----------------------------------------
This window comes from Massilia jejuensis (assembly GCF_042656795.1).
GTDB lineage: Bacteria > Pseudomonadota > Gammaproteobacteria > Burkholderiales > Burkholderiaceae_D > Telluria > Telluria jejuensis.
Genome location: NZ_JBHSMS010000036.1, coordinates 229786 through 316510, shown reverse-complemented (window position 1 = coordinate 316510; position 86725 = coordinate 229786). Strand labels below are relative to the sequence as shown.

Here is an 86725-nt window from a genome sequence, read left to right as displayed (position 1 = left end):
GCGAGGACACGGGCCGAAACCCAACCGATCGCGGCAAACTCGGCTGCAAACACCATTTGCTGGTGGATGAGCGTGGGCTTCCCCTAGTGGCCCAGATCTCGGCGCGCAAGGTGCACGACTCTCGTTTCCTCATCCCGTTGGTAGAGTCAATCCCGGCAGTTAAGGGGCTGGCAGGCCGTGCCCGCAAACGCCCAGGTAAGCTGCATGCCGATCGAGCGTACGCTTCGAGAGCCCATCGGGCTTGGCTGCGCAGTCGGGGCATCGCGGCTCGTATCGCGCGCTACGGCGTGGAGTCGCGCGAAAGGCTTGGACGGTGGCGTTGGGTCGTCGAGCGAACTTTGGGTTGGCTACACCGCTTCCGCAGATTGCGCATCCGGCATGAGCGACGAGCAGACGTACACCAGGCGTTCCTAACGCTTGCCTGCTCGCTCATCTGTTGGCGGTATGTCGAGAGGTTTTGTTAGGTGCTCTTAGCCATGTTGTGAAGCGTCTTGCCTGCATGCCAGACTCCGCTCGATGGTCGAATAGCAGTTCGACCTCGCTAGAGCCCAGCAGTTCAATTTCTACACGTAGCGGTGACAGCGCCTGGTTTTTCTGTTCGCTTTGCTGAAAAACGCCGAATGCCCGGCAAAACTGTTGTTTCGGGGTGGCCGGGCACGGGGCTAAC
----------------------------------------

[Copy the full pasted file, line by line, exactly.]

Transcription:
This window comes from Massilia jejuensis (assembly GCF_042656795.1).
GTDB lineage: Bacteria > Pseudomonadota > Gammaproteobacteria > Burkholderiales > Burkholderiaceae_D > Telluria > Telluria jejuensis.
Genome location: NZ_JBHSMS010000036.1, coordinates 229786 through 316510, shown reverse-complemented (window position 1 = coordinate 316510; position 86725 = coordinate 229786). Strand labels below are relative to the sequence as shown.

Here is an 86725-nt window from a genome sequence, read left to right as displayed (position 1 = left end):
GCGAGGACACGGGCCGAAACCCAACCGATCGCGGCAAACTCGGCTGCAAACACCATTTGCTGGTGGATGAGCGTGGGCTTCCCCTAGTGGCCCAGATCTCGGCGCGCAAGGTGCACGACTCTCGTTTCCTCATCCCGTTGGTAGAGTCAATCCCGGCAGTTAAGGGGCTGGCAGGCCGTGCCCGCAAACGCCCAGGTAAGCTGCATGCCGATCGAGCGTACGCTTCGAGAGCCCATCGGGCTTGGCTGCGCAGTCGGGGCATCGCGGCTCGTATCGCGCGCTACGGCGTGGAGTCGCGCGAAAGGCTTGGACGGTGGCGTTGGGTCGTCGAGCGAACTTTGGGTTGGCTACACCGCTTCCGCAGATTGCGCATCCGGCATGAGCGACGAGCAGACGTACACCAGGCGTTCCTAACGCTTGCCTGCTCGCTCATCTGTTGGCGGTATGTCGAGAGGTTTTGTTAGGTGCTCTTAGCCATGTTGTGAAGCGTCTTGCCTGCATGCCAGACTCCGCTCGATGGTCGAATAGCAGTTCGACCTCGCTAGAGCCCAGCAGTTCAATTTCTACACGTAGCGGTGACAGCGCCTGGTTTTTCTGTTCGCTTTGCTGAAAAACGCCGAATGCCCGGCAAAACTGTTGTTTCGGGGTGGCCGGGCACGGGGCTAAC